The Eighteen Nation Disarmament Committee has now adjourned for a short period, to allow for further discussions on the nonproliferation proposals within the Eastern and Western Alliances. We hope that these discussions will result in the tabling of a draft non-proliferation treaty when the Committee resumes. It is accepted by all concerned that the development of civil nuclear technology must be fully safeguarded by the treaty.
I do not regard that as a very helpful remark, nor do I accept Press reports as being any more likely to be accurate when they refer to foreign statesmen than when they refer to our own. On the first part of the question, what my hon. Friend alleges is not true. Many non-nuclear Powers are necessarily concerned to see that the treaty does not improperly discriminate against them. It is true of many, if not all, and not especially true of any one of them.
Would it not encourage the non-nuclear nations to renounce such weapons if we gave up our own? Did not the Government promise three years ago that they would get rid of our own so-called independent nuclear deterrent?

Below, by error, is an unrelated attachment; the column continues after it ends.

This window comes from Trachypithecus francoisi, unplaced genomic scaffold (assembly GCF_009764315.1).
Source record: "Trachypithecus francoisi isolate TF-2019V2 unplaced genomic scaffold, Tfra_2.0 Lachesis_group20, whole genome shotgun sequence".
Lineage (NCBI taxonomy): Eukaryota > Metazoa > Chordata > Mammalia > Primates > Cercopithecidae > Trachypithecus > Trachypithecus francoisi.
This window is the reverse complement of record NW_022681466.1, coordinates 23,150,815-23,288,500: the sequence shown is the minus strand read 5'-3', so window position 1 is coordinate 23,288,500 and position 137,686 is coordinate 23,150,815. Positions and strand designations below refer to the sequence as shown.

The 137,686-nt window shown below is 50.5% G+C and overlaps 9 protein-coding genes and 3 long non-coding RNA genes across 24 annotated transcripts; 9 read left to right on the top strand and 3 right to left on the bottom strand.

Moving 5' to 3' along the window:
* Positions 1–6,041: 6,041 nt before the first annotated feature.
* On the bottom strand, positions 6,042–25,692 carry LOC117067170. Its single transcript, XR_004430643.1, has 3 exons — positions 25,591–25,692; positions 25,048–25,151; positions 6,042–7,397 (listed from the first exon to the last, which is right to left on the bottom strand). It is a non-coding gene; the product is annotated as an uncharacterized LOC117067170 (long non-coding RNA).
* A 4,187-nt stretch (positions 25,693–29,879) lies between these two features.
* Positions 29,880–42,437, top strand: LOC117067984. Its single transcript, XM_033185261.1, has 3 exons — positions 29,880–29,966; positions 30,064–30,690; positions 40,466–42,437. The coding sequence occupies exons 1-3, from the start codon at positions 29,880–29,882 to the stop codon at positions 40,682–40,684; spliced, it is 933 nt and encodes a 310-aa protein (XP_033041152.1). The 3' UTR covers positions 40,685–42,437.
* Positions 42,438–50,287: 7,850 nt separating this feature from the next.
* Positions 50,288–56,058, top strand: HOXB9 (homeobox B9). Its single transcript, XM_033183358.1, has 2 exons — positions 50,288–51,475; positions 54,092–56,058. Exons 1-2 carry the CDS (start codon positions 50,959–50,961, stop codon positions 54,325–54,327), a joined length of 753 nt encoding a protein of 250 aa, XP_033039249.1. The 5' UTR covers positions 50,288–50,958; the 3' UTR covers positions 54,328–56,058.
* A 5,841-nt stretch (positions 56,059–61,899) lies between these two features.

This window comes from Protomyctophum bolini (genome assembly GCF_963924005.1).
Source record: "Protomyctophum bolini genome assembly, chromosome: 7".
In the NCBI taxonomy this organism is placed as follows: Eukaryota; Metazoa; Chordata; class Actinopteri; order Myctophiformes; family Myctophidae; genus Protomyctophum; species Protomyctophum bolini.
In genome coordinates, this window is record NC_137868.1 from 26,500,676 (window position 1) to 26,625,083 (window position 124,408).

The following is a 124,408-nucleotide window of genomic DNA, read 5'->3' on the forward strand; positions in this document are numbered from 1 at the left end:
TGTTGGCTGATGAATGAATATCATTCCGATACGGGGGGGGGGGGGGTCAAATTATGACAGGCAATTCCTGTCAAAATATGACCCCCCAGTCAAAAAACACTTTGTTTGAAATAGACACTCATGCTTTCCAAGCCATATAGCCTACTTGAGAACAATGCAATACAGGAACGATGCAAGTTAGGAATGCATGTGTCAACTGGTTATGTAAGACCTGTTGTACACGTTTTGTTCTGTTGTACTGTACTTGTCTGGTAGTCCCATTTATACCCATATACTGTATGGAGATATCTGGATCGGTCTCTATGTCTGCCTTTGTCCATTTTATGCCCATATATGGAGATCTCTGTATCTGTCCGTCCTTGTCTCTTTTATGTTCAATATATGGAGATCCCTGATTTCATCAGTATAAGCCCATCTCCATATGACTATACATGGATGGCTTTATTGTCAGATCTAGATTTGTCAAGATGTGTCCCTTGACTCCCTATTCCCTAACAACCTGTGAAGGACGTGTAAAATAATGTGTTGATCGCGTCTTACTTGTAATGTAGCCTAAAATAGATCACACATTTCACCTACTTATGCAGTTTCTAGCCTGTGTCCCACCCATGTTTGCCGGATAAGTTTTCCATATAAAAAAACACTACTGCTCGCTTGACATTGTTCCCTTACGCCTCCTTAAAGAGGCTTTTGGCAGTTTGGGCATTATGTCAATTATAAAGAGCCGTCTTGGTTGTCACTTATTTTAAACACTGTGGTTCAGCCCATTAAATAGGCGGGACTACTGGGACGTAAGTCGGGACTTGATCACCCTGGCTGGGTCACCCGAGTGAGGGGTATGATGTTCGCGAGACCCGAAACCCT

We have said that we have internationalised our own. That we have done. The question whether any of us should at any stage, as it were, get rid of the weapons we have would be a matter for negotiation. One would want to see what came in return for it.
Is it not a fact that civil reactors will be producing plutonium from 1970 onwards as a necessary byproduct of their action, and is not the clue to the answer a proper inspection and accountability for fissile material?
Will my right hon. Friend confirm that a non-proliferation treaty makes no sense unless, as the Indian delegate has insisted, it is a first step to nuclear disarmament, with inspection by the international authority of all powers?
I suppose that one could argue that nothing in this sphere makes any sense unless we reach nuclear disarmament, but everything that is a step towards reaching it makes a lot of sense.
Is not the reluctance of the West German Government to accept the non-proliferation treaty due to their desire some day—and it may be soon—to gain control and use of nuclear weapons? Would that not constitute a danger to peace?